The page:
On Mon, Jun 27, 2022 at 2:34 PM John Foliot <john@foliot.ca<mailto:john@foliot.ca>> wrote:
Wilco writes:

> As a result, this success criterion is going to require organizations to add page navigation to documents that do not benefit from it in any way.

I'm sorry Wilco, that is not what the proposed SC says. It instead says *if/when* a page-break indicator is there:

For web content with page break locators<https://w3c.github.io/wcag/guidelines/22/#dfn-pagebreak-locators>, a mechanism<https://w3c.github.io/wcag/guidelines/22/#dfn-mechanism> is available to navigate to each locator.

I do not read this as mandating page-breaks, sorry. And the normative definition of a page break<https://w3c.github.io/wcag/guidelines/22/#dfn-pagebreak-locators> (editorial note: perhaps we should hyphenate page-break to align with the attribute values?) says:

programmatically determinable<https://w3c.github.io/wcag/guidelines/22/#dfn-programmatically-determinable> destination markers that are arranged in a meaningful sequence to represent a locator serving the same purpose as page breaks in a printed document.


> The success criterion as written is applicable to every document with a page break locator, regardless of length, or the granularity of its table of content.

Wilco, do you have any examples of content that does not originate as, or is intended to replicate, a print document that contains a page break indicator? And by that I mean the ARIA attribute of role="doc-pagebreak"?

While I understand the potential edge-case here, I also believe you are over-inflating the possibility that this will impact non-book-like content, and I for one would like to see some empirical evidence of that possibility. Because while we can't completely rule out mis-use of that attribute/value pair (i.e. accidental insertion into content), it is a very specific attribute and value string, and I'm struggling to believe mis-use would be common enough to worry about. (Question: I wonder out loud if adding a minimum quantity would help ease this concern, i.e. "For web content with 5 or more page break locators, a mechanism...")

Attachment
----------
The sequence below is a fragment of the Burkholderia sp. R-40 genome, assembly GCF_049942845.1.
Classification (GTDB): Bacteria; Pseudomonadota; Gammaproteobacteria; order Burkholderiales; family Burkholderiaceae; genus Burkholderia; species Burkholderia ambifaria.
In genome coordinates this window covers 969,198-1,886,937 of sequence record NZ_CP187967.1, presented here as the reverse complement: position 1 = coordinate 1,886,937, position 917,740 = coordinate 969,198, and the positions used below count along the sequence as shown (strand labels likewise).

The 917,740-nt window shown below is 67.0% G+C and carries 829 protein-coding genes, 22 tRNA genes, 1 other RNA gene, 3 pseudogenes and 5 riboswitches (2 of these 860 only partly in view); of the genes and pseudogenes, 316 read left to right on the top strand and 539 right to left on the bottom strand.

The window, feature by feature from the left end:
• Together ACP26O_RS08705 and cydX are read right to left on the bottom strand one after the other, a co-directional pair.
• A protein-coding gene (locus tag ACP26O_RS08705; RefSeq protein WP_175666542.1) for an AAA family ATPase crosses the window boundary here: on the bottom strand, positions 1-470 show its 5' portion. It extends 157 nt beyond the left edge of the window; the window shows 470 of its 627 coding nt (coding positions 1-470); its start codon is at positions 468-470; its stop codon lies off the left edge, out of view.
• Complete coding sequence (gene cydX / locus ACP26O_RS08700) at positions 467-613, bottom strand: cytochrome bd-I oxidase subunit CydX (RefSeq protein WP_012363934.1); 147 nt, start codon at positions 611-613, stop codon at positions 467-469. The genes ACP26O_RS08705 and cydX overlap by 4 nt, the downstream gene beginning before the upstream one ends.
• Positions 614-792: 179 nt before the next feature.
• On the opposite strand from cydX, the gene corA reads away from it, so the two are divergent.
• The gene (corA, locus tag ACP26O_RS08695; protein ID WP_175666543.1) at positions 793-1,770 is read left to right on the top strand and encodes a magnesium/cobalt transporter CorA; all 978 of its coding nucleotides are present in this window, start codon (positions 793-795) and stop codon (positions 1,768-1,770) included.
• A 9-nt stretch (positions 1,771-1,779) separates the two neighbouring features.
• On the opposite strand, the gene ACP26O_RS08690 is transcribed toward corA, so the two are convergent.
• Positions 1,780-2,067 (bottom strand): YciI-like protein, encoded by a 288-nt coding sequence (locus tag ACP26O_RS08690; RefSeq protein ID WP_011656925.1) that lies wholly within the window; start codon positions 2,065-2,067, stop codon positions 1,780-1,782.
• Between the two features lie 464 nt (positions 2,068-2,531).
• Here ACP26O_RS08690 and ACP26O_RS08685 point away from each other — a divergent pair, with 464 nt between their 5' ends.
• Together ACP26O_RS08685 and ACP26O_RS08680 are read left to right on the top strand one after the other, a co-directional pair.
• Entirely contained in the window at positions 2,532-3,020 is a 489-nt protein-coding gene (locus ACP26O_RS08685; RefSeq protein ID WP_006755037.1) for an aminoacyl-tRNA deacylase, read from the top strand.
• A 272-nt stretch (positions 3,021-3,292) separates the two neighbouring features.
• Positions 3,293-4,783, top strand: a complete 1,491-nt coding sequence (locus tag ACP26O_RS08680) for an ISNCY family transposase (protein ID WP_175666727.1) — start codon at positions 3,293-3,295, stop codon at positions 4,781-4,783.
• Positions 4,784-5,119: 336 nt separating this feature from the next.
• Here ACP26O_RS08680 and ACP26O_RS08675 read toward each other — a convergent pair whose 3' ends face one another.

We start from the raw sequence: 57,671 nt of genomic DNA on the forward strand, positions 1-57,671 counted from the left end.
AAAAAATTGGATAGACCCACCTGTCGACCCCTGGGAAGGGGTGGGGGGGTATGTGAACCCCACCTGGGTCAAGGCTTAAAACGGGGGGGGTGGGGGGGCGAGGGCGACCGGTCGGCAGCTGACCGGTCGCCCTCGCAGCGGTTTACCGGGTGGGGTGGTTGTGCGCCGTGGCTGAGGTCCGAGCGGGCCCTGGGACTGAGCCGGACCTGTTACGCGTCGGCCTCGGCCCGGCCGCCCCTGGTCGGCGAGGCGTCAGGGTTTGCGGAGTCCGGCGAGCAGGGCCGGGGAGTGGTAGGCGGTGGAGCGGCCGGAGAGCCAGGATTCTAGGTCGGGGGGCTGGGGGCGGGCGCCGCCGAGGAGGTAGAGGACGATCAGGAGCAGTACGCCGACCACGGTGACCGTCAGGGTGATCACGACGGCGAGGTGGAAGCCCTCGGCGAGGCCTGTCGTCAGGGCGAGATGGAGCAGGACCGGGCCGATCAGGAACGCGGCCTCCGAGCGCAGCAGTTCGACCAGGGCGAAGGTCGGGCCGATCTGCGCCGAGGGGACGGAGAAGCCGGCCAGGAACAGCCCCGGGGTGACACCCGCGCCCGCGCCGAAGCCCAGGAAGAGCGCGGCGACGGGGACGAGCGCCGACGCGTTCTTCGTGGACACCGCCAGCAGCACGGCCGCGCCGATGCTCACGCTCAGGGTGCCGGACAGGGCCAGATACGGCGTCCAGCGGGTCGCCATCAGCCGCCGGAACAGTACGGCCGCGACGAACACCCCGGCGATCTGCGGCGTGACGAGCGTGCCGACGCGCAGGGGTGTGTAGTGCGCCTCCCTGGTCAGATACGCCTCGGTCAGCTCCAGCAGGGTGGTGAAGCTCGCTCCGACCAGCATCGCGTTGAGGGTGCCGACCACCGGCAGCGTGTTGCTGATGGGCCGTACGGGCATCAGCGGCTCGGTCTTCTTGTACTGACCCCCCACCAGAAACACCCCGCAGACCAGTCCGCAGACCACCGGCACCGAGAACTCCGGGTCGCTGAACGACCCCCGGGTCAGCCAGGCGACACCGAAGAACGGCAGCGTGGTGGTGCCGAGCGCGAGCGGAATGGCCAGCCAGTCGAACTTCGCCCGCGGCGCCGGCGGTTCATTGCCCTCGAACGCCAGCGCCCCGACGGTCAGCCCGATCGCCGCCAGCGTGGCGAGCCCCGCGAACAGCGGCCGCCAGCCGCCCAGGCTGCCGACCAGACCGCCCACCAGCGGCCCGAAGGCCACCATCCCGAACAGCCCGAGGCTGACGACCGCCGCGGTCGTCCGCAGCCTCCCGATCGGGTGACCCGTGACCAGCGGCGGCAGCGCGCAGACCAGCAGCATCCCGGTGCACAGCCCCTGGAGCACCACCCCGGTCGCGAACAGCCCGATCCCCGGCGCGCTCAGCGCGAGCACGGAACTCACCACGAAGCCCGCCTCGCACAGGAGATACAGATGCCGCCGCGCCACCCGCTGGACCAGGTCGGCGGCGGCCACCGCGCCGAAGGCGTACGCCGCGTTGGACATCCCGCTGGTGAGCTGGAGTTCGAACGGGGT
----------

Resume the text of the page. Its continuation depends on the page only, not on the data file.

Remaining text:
> Only if you're accessing your textbook as an EPUB, through a web viewer may you actually see a benefit from this success criterion

ePub content can be consumed by numerous stand-alone reading systems<https://www.engadget.com/amazon-kindle-supports-epub-format-002501848.html> that are not general-purpose web browsers (although they all do use a browser rendering engine under the hood). Additionally, the ePub/publishing industry is moving towards requiring page-break notation, even for digital-first books. Benetech's GCA Certification Program for ePub<https://bornaccessible.benetech.org/global-certified-accessible/> now has a standing requirement: